Wild Garlic

The garlic aroma of crushed or mowed leaves readily identifies this introduced weed. Wild garlic (Allium vineale) is found throughout the eastern United States and as far west as Colorado, with localized infestations on the West Coast. In the warmer parts of its range, the dark green grasslike shoots appear in the fall, elsewhere by early spring. The slender leaves are hollow and nearly round in cross section. This distinguishes wild garlic from wild onion (Allium canadense), a native whose leaves are flat and solid. Wild garlic can flower, producing umbels of greenish white, pink, or reddish purple flowers, but more often produces aerial bulblets. These, along with underground bulblets, are its principal means of reproduction. The bulblets do not all sprout at once, having varying lengths of dormancy from one to five years.

SYMPTOMS: Wild garlic growing in lawns is very conspicuous, particularly with warm-season grasses, which go dormant in the fall and winter. Left undisturbed, wild garlic stems can reach three feet by early summer, although the stress of regular cutting results in shorter, more slender foliage.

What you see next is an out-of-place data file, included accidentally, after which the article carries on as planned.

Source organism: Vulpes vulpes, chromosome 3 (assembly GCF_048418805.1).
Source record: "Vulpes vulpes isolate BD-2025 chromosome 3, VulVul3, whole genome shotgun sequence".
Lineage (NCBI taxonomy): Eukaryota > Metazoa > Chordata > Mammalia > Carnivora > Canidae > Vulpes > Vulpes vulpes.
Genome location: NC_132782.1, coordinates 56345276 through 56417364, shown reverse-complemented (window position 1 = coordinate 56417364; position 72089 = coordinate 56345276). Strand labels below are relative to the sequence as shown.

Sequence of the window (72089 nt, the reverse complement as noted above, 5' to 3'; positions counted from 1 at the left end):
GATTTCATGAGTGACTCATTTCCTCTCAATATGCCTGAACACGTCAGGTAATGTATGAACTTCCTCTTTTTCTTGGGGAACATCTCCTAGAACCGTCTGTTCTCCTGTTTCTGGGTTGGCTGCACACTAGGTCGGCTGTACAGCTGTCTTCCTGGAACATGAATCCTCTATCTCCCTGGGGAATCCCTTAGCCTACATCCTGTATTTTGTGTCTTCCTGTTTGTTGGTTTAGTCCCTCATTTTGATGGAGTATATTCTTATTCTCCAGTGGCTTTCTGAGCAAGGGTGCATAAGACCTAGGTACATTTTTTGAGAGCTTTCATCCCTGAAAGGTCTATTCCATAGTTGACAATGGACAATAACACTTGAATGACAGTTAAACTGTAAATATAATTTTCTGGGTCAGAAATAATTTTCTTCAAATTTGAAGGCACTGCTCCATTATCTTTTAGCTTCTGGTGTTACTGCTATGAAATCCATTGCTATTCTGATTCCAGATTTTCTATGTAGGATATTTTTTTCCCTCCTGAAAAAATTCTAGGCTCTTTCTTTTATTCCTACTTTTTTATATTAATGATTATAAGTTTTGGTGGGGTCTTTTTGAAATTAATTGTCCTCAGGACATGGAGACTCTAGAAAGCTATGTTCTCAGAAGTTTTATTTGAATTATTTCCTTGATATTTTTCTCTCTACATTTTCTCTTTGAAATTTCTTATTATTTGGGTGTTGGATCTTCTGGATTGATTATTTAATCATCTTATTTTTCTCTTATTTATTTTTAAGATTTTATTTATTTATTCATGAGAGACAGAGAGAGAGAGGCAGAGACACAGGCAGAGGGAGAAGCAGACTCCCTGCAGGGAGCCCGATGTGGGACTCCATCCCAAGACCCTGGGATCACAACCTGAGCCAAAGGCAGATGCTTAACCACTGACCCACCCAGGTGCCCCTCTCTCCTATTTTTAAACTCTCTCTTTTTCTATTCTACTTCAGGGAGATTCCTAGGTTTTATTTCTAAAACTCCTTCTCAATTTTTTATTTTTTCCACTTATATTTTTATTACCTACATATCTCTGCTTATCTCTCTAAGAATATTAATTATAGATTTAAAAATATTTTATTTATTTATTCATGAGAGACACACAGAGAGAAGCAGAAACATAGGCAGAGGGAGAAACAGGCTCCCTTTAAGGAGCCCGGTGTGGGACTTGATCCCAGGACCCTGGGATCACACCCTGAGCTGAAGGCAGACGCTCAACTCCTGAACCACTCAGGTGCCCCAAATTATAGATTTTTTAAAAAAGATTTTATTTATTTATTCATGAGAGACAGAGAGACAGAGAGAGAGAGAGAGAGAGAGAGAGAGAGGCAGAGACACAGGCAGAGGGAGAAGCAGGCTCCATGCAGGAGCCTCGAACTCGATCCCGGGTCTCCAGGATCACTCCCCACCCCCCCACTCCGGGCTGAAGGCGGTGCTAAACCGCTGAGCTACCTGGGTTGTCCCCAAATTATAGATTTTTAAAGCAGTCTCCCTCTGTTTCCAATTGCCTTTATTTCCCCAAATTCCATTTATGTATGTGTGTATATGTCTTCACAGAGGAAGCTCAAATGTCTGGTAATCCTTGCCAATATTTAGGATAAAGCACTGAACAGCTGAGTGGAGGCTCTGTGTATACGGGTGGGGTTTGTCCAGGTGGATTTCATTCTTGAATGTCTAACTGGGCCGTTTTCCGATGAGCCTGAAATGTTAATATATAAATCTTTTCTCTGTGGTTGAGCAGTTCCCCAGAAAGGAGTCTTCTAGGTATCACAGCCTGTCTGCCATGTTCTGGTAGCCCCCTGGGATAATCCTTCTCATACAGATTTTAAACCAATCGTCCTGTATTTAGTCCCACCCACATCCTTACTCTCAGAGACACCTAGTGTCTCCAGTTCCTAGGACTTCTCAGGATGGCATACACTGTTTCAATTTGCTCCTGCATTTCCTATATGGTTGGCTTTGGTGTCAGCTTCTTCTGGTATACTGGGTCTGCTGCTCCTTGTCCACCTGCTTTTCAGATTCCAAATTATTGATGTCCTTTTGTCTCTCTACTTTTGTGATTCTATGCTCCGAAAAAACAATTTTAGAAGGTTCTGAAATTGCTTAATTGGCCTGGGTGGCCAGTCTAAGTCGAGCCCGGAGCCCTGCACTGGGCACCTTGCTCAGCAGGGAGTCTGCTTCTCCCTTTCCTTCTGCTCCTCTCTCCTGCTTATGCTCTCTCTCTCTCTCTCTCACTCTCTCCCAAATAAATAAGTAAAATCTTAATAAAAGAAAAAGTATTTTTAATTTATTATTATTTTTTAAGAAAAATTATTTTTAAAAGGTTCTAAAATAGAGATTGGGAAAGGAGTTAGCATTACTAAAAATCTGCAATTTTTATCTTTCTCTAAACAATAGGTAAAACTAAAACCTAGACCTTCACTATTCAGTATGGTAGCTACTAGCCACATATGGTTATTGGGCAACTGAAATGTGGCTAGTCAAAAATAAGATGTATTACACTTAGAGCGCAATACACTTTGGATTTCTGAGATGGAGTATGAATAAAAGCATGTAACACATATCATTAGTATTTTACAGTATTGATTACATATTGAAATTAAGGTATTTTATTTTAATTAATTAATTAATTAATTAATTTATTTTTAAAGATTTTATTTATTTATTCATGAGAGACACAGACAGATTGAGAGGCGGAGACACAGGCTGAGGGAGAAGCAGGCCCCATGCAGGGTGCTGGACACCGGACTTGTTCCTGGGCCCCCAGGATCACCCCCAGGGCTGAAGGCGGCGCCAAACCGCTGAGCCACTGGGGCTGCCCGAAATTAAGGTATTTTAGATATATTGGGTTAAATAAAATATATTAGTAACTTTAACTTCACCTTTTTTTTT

CONTROL: Small infestations can be pulled out by hand, especially when the soil is moist. Use a flat-tipped screwdriver or other tool to loosen the soil around a clump. Then, grab the base of the foliage and slowly tease it out of the ground, trying to remove as many of the bulbs as possible.

“Three-way” herbicide mixtures that contain 2,4-D, MCPP, and dicamba will kill both wild garlic and wild onion. Use the ester formulation of this three-way mix during the winter (check the label). Once nearby ornamentals have leafed out, however, switch to amine formulations which are less volatile at high temperatures and hence less likely to injure nontarget plants.

Imazaquin (Image) can also be used on certain dormant warm-season lawns and as a selective herbicide in some ornamental plantings. Consult the label for listed uses.

Finally, maintaining a healthy, dense turf devoid of thin, open areas will reduce opportunities for wild garlic to spread, as will regular cultivation and mulching of bare ground.

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